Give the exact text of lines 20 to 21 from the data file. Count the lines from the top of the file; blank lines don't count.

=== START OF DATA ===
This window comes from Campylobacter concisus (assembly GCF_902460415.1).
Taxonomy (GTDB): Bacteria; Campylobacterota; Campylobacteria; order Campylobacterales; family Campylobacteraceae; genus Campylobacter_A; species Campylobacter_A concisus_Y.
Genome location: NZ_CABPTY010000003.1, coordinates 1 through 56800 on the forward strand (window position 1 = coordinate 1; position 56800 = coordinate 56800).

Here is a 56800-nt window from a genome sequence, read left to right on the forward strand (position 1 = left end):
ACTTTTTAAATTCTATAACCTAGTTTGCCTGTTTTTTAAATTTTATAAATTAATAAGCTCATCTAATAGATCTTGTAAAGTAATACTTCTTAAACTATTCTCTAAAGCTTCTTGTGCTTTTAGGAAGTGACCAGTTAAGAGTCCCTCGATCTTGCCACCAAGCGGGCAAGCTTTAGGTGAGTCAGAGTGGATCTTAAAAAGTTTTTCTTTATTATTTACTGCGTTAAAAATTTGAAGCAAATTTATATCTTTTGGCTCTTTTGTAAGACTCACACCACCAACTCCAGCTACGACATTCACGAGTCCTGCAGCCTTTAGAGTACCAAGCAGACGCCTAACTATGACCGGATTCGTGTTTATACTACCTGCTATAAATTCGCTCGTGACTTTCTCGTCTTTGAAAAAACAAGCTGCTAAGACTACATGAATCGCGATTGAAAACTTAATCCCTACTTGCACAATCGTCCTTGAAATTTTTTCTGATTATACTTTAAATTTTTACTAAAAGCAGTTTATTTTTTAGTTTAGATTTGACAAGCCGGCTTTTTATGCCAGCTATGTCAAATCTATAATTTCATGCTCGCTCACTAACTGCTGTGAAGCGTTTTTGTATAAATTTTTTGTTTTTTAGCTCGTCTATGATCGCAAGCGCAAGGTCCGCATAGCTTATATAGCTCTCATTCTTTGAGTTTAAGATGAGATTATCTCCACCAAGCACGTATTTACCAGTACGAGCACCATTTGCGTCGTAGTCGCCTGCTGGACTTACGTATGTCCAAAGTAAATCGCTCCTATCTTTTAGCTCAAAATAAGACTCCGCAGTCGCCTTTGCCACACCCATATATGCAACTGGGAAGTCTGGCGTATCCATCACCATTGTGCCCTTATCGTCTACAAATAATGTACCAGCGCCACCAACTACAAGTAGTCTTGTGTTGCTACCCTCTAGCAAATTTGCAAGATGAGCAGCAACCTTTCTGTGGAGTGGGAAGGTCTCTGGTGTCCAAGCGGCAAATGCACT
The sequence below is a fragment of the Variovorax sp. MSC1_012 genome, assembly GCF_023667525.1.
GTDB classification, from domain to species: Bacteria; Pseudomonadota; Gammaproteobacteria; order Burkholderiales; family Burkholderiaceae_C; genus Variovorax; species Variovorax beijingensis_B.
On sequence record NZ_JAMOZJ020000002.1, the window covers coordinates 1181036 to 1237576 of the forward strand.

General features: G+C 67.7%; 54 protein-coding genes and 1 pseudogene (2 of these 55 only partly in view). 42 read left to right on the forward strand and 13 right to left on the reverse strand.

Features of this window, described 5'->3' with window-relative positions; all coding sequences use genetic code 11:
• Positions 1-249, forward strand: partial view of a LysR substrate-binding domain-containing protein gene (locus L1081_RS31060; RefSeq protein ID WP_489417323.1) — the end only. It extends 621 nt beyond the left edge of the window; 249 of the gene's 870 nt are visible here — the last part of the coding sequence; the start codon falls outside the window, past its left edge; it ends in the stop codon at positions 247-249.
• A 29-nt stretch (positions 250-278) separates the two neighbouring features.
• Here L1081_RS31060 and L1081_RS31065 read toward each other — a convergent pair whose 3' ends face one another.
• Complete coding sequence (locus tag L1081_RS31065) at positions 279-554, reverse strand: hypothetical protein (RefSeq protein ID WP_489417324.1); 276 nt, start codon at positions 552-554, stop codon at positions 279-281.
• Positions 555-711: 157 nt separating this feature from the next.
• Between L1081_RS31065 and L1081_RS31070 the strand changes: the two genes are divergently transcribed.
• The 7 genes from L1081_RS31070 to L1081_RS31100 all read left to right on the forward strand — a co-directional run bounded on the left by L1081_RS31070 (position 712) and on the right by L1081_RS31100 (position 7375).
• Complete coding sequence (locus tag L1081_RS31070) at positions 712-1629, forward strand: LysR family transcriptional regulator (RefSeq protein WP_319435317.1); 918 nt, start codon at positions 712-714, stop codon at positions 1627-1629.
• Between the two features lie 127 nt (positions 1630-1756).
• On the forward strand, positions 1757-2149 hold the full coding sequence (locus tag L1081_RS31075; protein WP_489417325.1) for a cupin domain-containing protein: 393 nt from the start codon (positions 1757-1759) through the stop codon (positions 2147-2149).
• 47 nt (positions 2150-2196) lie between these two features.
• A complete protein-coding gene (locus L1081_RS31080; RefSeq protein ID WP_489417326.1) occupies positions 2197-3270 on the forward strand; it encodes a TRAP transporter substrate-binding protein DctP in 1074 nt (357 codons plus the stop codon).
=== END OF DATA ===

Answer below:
• On the forward strand, positions 1757-2149 hold the full coding sequence (locus tag L1081_RS31075; protein WP_489417325.1) for a cupin domain-containing protein: 393 nt from the start codon (positions 1757-1759) through the stop codon (positions 2147-2149).
• 47 nt (positions 2150-2196) lie between these two features.